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Robinson, Heath William – English cartoonist, illustrator and artist, (1872-1944)
Bom in Hornsey on 31 May 1872, William Heath Robinson was one of six children of Thomas and Eliza Robinson (she was the daughter of a William Heath).
His father Thomas was a wood engraver and illustrator, deriving his income mostly from his illustrations to the Penny Illustrated Paper, his grandfather, also a Thomas Robinson, began as a bookbinder and later became a wood engraver; his uncle Charles was an engraver for the Illustrated London News. It is small wonder that he and two of his brothers, Charles Robinson and Thomas Heath Robinson became illustrators. William was educated at the Islington High School and studied at Islington School of Art and briefly at the RA Schools.
After leaving school Heath Robinson first tried, unsuccessfully, to make a living as a landscape painter before some of his drawings were accepted by Cassell’s Little Folks magazine and Good Words. His first book illustrations were published in 1897 in Danish Fairy Tales, The Giant Crab and Other Tales from India and Don Quixote, but it was not until the publication of Uncle Lubin in 1902 and the start of his advertising work for commerce and industry in the same year that Robinson’s financial position was assured.
For his early books, Robinson worked in black and white, but his development as an artist reached true accomplishment during the first twenty years of the twentieth century when the lavishly-produced gift-book flourished, with its tipped-in colour plates and gilt, decorated binding. Twelfth Night was the first gift-book that Robinson illustrated (1908) and it had to compete with two immensely popular illustrators who produced books in the same year — Arthur Rackham’s Midsummer Night’s Dream and Edmund Dulac’s The Tempest. Other gift-books which Robinson illustrated include A Song of the English (1909), Bill the Minder (1912), Hans Andersen’s Fairy Tales (1914) and Charles Perrault’s Old Time Stories (1921).
Perhaps Heath Robinson’s best work was done for the 1913 Andersen, for A Midsummer Night’s Dream and for two books for children which he wrote as well as illustrated — The Adventures of Uncle Lubin (1902) and Bill the Minder (1912). These stories are simple, funny, absurd and quite charming. The two-page openings of Uncle Lubin are designed as a whole, the text and the black and white pictures ideally complementing each other.
Colour plates are used as well as black and white illustrations in Bill the Minder, and though these plates are among Robinson’s best, they seem less a part of the book than the black and white illustrations which are treated in the simplest fashion, perfectly suiting the naive tides. The Hans Andersen is a total success, with exquisite, well-printed plates and black and white illustrations either absurdly humorous or endowed with decorative charm and gaiety.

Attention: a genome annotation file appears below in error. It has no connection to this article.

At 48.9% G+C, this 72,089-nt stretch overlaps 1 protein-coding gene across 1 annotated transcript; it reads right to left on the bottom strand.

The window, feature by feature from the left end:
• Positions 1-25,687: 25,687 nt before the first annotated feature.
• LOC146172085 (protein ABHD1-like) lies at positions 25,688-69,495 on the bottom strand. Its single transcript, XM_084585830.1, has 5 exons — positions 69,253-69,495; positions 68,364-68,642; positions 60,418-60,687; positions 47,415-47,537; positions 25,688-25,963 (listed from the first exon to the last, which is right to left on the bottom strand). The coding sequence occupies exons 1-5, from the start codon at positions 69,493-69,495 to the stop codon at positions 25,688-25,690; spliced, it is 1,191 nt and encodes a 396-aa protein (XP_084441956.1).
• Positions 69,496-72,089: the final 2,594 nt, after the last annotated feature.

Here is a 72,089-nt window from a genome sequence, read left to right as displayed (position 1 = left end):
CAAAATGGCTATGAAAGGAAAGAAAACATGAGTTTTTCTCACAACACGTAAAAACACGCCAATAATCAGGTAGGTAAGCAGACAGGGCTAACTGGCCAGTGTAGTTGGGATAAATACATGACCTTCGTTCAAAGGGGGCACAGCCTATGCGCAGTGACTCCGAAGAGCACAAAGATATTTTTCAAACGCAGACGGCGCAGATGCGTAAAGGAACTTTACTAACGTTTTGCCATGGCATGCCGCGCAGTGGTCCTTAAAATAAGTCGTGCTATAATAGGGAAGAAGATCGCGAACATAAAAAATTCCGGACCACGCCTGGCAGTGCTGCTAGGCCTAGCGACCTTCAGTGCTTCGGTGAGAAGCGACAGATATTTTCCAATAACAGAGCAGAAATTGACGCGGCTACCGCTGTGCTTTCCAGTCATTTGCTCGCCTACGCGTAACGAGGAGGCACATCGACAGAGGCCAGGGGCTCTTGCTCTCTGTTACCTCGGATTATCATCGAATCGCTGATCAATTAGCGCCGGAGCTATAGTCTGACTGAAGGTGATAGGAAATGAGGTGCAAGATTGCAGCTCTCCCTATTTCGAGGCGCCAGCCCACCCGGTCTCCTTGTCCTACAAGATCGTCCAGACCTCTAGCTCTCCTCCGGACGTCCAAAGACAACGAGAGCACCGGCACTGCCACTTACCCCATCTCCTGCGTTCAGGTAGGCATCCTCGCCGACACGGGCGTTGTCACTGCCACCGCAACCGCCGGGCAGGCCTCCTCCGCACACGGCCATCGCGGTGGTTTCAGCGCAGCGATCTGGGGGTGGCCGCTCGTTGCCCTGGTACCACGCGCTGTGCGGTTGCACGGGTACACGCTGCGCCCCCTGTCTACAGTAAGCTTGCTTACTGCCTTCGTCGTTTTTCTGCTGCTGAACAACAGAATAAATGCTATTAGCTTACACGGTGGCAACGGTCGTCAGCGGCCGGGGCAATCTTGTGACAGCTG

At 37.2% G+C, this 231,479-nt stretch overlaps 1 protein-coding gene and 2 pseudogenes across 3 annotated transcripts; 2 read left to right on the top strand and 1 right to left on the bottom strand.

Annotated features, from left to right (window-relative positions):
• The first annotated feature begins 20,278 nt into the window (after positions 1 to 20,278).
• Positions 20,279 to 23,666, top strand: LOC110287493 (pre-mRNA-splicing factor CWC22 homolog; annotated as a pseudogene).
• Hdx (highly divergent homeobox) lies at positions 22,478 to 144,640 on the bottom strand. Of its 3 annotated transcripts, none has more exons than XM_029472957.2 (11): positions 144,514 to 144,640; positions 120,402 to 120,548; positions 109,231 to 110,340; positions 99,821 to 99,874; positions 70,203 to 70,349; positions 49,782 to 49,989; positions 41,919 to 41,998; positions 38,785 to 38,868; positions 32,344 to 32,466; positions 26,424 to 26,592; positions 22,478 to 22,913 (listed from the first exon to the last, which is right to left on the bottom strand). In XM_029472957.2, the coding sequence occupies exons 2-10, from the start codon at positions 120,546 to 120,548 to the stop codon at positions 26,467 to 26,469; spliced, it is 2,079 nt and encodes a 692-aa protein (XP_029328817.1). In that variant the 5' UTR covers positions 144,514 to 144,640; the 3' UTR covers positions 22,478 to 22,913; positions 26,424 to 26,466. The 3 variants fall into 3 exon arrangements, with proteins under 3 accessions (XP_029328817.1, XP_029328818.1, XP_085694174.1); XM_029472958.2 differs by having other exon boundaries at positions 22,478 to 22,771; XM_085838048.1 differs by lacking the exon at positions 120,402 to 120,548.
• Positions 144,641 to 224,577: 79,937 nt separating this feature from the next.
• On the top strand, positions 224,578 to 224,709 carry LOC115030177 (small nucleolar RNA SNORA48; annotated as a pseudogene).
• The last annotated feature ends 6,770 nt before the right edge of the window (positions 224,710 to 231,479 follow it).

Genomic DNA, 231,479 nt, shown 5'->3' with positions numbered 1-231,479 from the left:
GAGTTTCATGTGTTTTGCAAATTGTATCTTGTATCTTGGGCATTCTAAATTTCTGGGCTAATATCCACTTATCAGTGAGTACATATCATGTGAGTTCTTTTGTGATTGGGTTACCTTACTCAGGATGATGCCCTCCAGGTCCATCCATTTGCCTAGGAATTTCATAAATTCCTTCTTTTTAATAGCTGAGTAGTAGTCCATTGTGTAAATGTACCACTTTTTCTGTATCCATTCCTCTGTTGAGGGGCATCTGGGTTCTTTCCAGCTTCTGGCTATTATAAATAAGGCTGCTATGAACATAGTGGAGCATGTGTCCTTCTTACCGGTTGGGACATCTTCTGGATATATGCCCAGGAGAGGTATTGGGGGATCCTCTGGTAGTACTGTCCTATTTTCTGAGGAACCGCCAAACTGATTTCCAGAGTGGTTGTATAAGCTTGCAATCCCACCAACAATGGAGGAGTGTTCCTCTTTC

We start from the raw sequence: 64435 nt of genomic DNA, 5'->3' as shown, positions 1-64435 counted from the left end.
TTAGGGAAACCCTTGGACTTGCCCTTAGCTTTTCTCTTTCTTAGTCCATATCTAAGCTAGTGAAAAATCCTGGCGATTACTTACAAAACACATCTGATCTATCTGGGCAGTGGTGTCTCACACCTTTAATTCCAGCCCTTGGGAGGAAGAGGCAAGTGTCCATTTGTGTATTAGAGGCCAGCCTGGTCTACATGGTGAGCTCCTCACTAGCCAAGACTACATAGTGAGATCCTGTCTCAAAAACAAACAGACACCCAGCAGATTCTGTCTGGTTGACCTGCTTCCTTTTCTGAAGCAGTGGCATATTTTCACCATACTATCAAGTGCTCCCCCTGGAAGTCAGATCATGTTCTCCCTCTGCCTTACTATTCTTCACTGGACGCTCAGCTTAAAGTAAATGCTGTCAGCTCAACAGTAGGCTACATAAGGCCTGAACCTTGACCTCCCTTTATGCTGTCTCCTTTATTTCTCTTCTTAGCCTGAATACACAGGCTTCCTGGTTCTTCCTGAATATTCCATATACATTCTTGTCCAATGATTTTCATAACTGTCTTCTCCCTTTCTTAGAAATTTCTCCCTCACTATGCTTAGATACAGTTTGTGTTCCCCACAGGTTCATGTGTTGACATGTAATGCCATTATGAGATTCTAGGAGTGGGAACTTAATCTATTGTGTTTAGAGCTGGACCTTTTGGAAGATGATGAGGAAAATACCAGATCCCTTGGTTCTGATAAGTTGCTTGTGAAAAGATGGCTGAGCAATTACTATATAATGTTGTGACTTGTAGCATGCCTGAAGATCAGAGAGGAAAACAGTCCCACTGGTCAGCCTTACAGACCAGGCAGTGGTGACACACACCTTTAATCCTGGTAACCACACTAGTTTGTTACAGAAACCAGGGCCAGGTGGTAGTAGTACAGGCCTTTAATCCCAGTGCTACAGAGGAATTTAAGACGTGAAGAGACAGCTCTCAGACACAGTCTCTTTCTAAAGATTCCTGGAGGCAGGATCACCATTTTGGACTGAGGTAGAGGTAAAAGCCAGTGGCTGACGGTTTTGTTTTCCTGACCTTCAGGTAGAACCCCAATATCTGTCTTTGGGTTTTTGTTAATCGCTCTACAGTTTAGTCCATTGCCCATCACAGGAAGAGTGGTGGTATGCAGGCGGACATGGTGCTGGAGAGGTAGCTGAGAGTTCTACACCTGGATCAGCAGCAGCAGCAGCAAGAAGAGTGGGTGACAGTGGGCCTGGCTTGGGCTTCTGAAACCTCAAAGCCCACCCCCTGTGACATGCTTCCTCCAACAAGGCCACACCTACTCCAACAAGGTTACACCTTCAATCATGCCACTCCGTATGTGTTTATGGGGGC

Even before the publication of Bill the Minder, Robinson had begun drawing cartoons and depicting the sort of comic contraptions which we now call by his name. These drawings first appeared in magazines such as the Sketch, Bystander, Pall Mall Magazine, and the London Magazine — “Seeing London” and “How To Agricult” are typical of these and were in sections in the London Magazine in 1908. After the outbreak of WW1, most of his illustrations were of this type and books of comic drawings appeared such as Hunlikely (1916) and Railway Ribaldry (1935).
William Heath Robinson used this sort of drawing also to illustrate many advertising and publicity booklets. He began this long and fascinating relationship with commerce and industry in 1903 by agreeing to produce some drawings for the Lamson Paragon Supply Company, a company which supplied duplicate books, printed stationery and other printed material.
He produced booklets for many other companies such as Moss Brothers (Behind the Scenes at Moss Bros), Connolly Bros., Curriers (Heath Robinson on Leather) and Ruston-Bucyrus (The Gentle Art of Excavating), Robinson described the reason for the success of his comic drawings thus —“Whatever success these drawings may have had was not only due to the fantastic machinery and devices, the absurd situations, but to the style in which they were drawn.
This was designed to imply that the artist had complete belief in what he was drawing. He was seeing no joke in the matter, in fact he was part of the joke.” (Robinson: My Line of Life. 1938.t) In addition to drawing for books and journals and for his commercial employers, Robinson appeared on radio and television; he produced scenery for the old Empire and Alhambra theatres which used to stand in Leicester Square; he painted murals for the Knickerbocker Bar and the children’s room on the liner the Empress of Britain; and in 1934 he designed a “Heath Robinson” house for the “Daily Mail Ideal Homes Exhibition” in London. He worked right through to the end of his life, mixing the serious with the comic, and died in Highgate, London, on 13 September 1944.